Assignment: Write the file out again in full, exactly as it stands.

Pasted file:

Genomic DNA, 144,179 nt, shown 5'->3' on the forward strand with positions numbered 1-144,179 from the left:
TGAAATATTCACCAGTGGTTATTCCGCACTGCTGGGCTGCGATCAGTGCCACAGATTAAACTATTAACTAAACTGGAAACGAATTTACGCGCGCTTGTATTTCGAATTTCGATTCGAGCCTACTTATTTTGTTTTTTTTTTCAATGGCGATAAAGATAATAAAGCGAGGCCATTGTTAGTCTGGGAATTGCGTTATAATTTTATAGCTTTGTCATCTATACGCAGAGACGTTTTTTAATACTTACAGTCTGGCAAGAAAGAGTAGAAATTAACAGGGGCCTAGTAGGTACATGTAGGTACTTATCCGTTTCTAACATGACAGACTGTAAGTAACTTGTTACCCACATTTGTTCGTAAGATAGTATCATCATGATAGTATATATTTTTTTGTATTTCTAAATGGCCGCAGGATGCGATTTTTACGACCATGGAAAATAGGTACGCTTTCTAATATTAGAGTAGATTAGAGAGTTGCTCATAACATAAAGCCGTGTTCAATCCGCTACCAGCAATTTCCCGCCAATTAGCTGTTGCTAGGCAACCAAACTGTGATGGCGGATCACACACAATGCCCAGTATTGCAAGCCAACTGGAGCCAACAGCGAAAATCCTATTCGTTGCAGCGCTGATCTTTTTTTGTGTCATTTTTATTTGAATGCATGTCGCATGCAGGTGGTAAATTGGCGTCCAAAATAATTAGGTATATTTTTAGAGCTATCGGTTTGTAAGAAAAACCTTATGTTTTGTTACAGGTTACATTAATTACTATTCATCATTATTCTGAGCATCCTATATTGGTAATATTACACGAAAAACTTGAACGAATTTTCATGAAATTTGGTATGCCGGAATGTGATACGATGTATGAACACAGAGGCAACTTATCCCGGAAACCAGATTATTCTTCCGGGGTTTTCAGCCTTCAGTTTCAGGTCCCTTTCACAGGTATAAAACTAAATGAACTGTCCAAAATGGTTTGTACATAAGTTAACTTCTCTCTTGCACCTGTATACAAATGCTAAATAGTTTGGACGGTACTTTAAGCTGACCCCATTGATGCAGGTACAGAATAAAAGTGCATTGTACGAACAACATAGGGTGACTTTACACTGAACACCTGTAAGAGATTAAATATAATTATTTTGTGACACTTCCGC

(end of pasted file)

Genomic DNA, 144,179 nt, shown 5'->3' on the forward strand with positions numbered 1-144,179 from the left:
TGAAATATTCACCAGTGGTTATTCCGCACTGCTGGGCTGCGATCAGTGCCACAGATTAAACTATTAACTAAACTGGAAACGAATTTACGCGCGCTTGTATTTCGAATTTCGATTCGAGCCTACTTATTTTGTTTTTTTTTTCAATGGCGATAAAGATAATAAAGCGAGGCCATTGTTAGTCTGGGAATTGCGTTATAATTTTATAGCTTTGTCATCTATACGCAGAGACGTTTTTTAATACTTACAGTCTGGCAAGAAAGAGTAGAAATTAACAGGGGCCTAGTAGGTACATGTAGGTACTTATCCGTTTCTAACATGACAGACTGTAAGTAACTTGTTACCCACATTTGTTCGTAAGATAGTATCATCATGATAGTATATATTTTTTTGTATTTCTAAATGGCCGCAGGATGCGATTTTTACGACCATGGAAAATAGGTACGCTTTCTAATATTAGAGTAGATTAGAGAGTTGCTCATAACATAAAGCCGTGTTCAATCCGCTACCAGCAATTTCCCGCCAATTAGCTGTTGCTAGGCAACCAAACTGTGATGGCGGATCACACACAATGCCCAGTATTGCAAGCCAACTGGAGCCAACAGCGAAAATCCTATTCGTTGCAGCGCTGATCTTTTTTTGTGTCATTTTTATTTGAATGCATGTCGCATGCAGGTGGTAAATTGGCGTCCAAAATAATTAGGTATATTTTTAGAGCTATCGGTTTGTAAGAAAAACCTTATGTTTTGTTACAGGTTACATTAATTACTATTCATCATTATTCTGAGCATCCTATATTGGTAATATTACACGAAAAACTTGAACGAATTTTCATGAAATTTGGTATGCCGGAATGTGATACGATGTATGAACACAGAGGCAACTTATCCCGGAAACCAGATTATTCTTCCGGGGTTTTCAGCCTTCAGTTTCAGGTCCCTTTCACAGGTATAAAACTAAATGAACTGTCCAAAATGGTTTGTACATAAGTTAACTTCTCTCTTGCACCTGTATACAAATGCTAAATAGTTTGGACGGTACTTTAAGCTGACCCCATTGATGCAGGTACAGAATAAAAGTGCATTGTACGAACAACATAGGGTGACTTTACACTGAACACCTGTAAGAGATTAAATATAATTATTTTGTGACACTTCCGC